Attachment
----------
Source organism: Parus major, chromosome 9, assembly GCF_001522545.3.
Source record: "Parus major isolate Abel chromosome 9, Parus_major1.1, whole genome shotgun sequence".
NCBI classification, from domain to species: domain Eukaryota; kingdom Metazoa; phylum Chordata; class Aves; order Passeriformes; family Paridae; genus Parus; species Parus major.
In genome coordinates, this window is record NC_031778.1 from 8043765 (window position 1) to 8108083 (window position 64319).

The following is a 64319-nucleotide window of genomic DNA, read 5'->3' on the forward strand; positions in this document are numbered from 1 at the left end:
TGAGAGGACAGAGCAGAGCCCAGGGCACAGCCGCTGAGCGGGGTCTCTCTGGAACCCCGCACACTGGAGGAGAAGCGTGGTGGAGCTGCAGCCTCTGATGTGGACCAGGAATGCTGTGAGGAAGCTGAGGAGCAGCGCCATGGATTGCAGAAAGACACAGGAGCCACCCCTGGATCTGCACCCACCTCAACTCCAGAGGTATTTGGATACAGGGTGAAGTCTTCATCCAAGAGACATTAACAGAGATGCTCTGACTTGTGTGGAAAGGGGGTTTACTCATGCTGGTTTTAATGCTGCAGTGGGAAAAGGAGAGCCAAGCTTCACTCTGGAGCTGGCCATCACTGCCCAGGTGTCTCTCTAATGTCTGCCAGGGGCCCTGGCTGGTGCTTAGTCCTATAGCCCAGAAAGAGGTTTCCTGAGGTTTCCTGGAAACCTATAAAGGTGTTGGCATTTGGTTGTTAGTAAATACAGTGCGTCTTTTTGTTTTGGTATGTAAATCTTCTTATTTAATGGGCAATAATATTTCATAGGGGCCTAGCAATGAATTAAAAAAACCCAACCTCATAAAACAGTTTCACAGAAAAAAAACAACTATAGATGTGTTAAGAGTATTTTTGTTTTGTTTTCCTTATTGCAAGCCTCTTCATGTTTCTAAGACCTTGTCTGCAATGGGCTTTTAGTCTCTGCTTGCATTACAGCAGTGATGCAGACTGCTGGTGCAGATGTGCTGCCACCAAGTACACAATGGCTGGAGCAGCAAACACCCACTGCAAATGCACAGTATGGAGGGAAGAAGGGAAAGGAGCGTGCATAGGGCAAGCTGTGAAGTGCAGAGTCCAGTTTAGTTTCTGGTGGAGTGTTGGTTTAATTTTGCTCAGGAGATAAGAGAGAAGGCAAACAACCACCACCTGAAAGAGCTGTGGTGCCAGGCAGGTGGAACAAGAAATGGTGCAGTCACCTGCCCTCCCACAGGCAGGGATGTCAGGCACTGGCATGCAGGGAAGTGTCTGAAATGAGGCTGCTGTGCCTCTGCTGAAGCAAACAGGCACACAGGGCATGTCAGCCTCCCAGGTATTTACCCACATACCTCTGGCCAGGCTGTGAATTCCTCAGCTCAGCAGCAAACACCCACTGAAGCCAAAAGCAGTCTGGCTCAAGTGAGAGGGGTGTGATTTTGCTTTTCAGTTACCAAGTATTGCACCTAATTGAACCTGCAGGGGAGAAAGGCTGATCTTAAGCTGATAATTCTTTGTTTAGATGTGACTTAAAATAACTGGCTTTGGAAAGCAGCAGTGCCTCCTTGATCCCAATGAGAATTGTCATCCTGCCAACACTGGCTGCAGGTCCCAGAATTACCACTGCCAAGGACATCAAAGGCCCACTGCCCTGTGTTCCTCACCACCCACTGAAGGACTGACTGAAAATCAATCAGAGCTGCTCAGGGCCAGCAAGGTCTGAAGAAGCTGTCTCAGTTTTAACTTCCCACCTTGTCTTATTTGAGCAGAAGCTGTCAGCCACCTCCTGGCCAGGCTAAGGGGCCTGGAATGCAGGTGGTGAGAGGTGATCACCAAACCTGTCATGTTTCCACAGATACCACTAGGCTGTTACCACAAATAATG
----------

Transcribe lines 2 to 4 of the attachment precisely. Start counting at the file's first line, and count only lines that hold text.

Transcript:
Source record: "Parus major isolate Abel chromosome 9, Parus_major1.1, whole genome shotgun sequence".
NCBI classification, from domain to species: domain Eukaryota; kingdom Metazoa; phylum Chordata; class Aves; order Passeriformes; family Paridae; genus Parus; species Parus major.
In genome coordinates, this window is record NC_031778.1 from 8043765 (window position 1) to 8108083 (window position 64319).